English Constitutional Conflicts of the Seventeenth Century: 1603-1689

0521091217.01._sx450_sy635_sclzzzzzzz_English Constitutional Conflicts of the Seventeenth Century by J.R. Tanner
My rating: 2.5 of 5 stars

The English political landscape changed drastically over the course of the 17th-Century as the ideas and actions of the Stuart kings came up against opposition in Parliament in a series of clashes that would result in trials, wars, and revolutions. English Constitutional Conflicts of the Seventeenth Century: 1603-1689 is a book of transcribed lectures by J.R. Tanner from his University of Cambridge class of the same name in the 1920s, detailing how the English Constitution was put on the course to the present-day.

Beginning with an introductory lecture that set the stage in the history of the Tudor relationship with Parliament, particularly under Elizabeth, and the brooding religious controversies that were about to boil over under the Stuarts and cause so much strife. Tanner then examined the relations between James I and the Parliaments that met during his reign before moving to doing the same between Charles I and Parliaments during his early reign. Next was an examination of Charles I’s 11-year personal and how he was able to find loopholes and stretched laws to get money, but when war came then came Parliament. Tanner then spends a quarter of the book examining the Long Parliament, the various Civil Wars, and the execution of Charles I before moving onto the Purge Parliament then the Parliaments under the Protectorate. Tanner turned his attention to the Restoration of Charles II and how the monarch dealt with his ever-changing first Parliament in his attempts to bring about religious toleration before the Exclusion controversy dominated the latter part of his reign. Finally, Tanner deals with the Glorious Revolution of 1688 and the ending of the Constitutional changes for the century.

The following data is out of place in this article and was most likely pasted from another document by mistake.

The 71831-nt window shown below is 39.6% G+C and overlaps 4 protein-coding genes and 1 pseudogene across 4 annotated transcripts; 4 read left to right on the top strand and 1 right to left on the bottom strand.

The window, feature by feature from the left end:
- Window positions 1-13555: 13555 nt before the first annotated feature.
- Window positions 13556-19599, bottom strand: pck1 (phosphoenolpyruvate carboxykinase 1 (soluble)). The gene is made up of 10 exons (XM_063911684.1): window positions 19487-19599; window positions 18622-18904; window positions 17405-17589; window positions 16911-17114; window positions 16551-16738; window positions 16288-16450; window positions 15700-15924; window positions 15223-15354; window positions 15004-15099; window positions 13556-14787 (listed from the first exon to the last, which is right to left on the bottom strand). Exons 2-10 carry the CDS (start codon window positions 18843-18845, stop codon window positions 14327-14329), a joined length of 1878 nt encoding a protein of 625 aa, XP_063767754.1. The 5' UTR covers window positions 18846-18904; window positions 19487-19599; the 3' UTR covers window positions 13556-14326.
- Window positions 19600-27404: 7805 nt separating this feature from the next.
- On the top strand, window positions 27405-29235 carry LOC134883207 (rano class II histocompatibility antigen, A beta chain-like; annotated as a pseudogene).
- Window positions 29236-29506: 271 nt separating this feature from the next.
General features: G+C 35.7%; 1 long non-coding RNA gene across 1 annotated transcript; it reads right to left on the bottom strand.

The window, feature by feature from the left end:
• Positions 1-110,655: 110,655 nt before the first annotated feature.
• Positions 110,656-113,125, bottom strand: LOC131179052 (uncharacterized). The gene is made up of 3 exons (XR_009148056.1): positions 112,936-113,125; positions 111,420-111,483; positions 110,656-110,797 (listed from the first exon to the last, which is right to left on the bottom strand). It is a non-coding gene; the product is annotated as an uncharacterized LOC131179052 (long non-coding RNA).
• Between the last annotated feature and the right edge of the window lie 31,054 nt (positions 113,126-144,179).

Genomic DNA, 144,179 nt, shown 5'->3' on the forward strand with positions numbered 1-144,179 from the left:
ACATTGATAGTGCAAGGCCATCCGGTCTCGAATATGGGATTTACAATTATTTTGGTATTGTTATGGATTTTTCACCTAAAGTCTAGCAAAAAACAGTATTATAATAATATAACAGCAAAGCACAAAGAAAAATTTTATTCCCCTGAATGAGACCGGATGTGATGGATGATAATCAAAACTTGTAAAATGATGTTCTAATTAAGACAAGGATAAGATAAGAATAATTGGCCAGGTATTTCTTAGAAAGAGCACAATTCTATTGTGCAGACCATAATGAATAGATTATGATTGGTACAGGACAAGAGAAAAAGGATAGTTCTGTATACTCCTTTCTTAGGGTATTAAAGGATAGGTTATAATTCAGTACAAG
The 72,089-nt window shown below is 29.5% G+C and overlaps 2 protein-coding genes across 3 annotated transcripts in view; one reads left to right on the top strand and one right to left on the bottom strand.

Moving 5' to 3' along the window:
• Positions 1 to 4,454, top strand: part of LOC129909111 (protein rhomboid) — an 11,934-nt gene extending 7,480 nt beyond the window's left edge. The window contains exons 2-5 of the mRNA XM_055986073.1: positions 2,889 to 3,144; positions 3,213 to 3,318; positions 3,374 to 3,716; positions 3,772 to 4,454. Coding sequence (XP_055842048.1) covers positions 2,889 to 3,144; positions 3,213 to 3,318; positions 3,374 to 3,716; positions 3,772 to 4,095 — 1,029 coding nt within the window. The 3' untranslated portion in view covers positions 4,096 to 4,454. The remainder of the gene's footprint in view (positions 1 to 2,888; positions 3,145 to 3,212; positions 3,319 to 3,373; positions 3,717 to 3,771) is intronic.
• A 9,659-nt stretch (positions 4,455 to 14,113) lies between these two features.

The book begins off dryly until Tanner gets to the reign of Charles I when the conflicts really begin in the Stuart era. The back and forth between the king and Parliament is when things really pick up in the book and it continues throughout the Civil Wars period, the Protectorate, and the Restoration. The anticlimactic final chapter begins abruptly and proceeds rapidly while not really going in-depth as what occurred in his father and brother’s reigns. Given that the book focuses on politics, it is only during the Civil War era that other facets of history really come play.

Overall English Constitutional Conflicts of the Seventeenth Century: 1603-1689 is a good introduction to the Stuart era especially on the political and law front. J.R. Tanner shows his mastery of the subject presented in this short book, even though the transcription of lectures to text.

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The Rise and Fall of the British Empire

031216985x.01._sx450_sy635_sclzzzzzzz_The Rise and Fall of the British Empire by Lawrence James
My rating: 4 of 5 stars

The largest empire in history ended less than a century ago, yet the legacy of how it rose and how it fell will impact the world for longer than it existed. Lawrence James’ chronicles the 400-year long history of The Rise and Fall of the British Empire, from its begins on the eastern seaboard of North American spanning a quarter of the world to the collection of tiny outposts scattered across the globe.